Revered as the undisputed genius of Modernist French design, Jean-Michel Frank was most known for his refined, minimalist style. Passionate about art and literature, he became a designer and interior decorator almost by accident, when the famed poet Louis Aragon asked him to decorate his apartment. Soon, all the Parisian literati and glitterati, fascinated by his unique style, entrusted him with their homes.
“You can furnish a room very luxuriously by unfurnishing it” is probably one of Frank’s most famous quotes, highlighting his taste for minimalism: some of his most iconic interiors are indeed marked by sparingly arranged furniture and creamy whites all around. This hallmark of non-colors was most emphasized by the iconic salon that Frank decorated for Marie-Laure and Charles de Noailles’s hôtel particulier in Paris. Panels of parchment on the walls, compact white armchairs, straw-marquetry side tables, lamps made of quartz, and stunning bronze doors: the room immortalized by Man Ray’s black-and-white photographs has become the paradigm of sophistication.
However, there is more to Frank than just minimalist decors and pure lines. His friendship with the surrealists and Elsa Schiaparelli led him to unveil another side of his multifaceted talent. In the thirties, Frank started playing with colors, and delivered some startling interiors for Elsa Schiaparelli and the Rockefellers. He never quite departed from his funding elements – luxurious leathers, ebony, ivory, brass and delicate shades – but he played with new materials, including rubber, and some striking colors – orange and purple sofas for Schiaparelli, Louis XV – style furniture dressed in sky-blue cotton for the Noailles, …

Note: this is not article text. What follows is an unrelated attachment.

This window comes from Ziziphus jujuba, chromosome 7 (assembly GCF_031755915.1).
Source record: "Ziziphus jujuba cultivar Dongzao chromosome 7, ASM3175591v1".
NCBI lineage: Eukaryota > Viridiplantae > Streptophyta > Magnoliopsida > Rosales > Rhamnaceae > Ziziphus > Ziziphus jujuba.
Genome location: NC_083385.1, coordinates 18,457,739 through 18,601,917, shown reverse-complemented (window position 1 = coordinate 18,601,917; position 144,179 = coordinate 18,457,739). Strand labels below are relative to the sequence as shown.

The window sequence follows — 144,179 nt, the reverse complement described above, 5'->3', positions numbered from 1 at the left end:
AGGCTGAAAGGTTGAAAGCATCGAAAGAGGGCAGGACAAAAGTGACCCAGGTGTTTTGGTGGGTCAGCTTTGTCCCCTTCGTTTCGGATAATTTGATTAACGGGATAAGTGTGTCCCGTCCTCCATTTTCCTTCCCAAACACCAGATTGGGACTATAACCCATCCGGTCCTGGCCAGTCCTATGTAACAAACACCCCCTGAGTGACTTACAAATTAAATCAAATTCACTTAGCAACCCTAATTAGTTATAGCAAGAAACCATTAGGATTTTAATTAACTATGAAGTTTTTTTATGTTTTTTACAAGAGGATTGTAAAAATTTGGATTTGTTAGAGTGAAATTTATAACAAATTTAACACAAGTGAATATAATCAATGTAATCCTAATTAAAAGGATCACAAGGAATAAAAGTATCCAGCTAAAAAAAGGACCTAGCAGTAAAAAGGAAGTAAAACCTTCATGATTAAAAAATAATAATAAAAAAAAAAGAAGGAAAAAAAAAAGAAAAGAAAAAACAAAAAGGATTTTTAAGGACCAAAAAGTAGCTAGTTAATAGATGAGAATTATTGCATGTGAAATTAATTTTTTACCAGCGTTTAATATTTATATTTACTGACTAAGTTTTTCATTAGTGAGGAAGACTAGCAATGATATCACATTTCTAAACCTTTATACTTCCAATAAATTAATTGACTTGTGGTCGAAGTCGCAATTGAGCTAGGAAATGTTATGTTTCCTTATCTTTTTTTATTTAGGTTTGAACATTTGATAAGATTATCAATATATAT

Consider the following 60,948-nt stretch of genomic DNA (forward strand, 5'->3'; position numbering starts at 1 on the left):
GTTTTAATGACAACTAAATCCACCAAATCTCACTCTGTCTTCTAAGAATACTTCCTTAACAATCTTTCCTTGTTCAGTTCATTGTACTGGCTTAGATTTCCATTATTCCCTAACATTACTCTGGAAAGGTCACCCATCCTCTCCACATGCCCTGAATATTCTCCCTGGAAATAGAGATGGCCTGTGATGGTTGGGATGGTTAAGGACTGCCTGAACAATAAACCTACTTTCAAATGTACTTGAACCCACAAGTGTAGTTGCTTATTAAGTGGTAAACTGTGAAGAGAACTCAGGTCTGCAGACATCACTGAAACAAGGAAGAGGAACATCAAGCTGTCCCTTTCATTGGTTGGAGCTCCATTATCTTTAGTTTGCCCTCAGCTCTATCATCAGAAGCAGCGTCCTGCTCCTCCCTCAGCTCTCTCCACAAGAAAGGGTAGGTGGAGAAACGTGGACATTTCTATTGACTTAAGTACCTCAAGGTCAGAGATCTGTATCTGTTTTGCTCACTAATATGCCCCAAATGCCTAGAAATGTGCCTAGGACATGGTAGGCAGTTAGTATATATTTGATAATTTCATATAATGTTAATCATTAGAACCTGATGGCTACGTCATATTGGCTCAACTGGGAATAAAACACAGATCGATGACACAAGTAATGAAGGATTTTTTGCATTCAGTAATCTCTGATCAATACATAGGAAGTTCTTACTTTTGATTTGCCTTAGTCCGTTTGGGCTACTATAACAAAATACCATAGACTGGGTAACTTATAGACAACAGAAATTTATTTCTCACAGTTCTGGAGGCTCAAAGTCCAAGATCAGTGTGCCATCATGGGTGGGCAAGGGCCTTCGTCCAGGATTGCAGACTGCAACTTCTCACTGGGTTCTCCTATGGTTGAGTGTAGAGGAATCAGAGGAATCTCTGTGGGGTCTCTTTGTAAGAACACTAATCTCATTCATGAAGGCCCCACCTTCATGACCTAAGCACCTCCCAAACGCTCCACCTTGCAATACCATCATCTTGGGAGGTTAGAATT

In the late 1920s, Jean-Michel Frank partners with cabinetmaker Adolphe Chanaux and starts creating furniture and lighting fixtures using uncommon materials such as gypsum, terracotta, mica, graphite, shagreen, straw or parchment. Together they share an eye for sober elegance and pure volumes. They are inspired by history, but Frank makes a point in creating furniture that “lives with its time”.
Jean-Michel Frank was at the height of his fame when he had to flee Paris, hunted by the Nazis. He took refuge in New York, where he committed suicide in 1941. His designs are among the most sought after by collectors, and they still inspire today’s great interior decorators.
Some of Frank’s designs are re-issued by Ecart International and available on The Invisible Collection.
First picture of an interior project by Fabrice Juan. Second picture of an interior project by Aline Hazarian. Third picture by Jean-François Gaté of an interior project by Studio Asaï.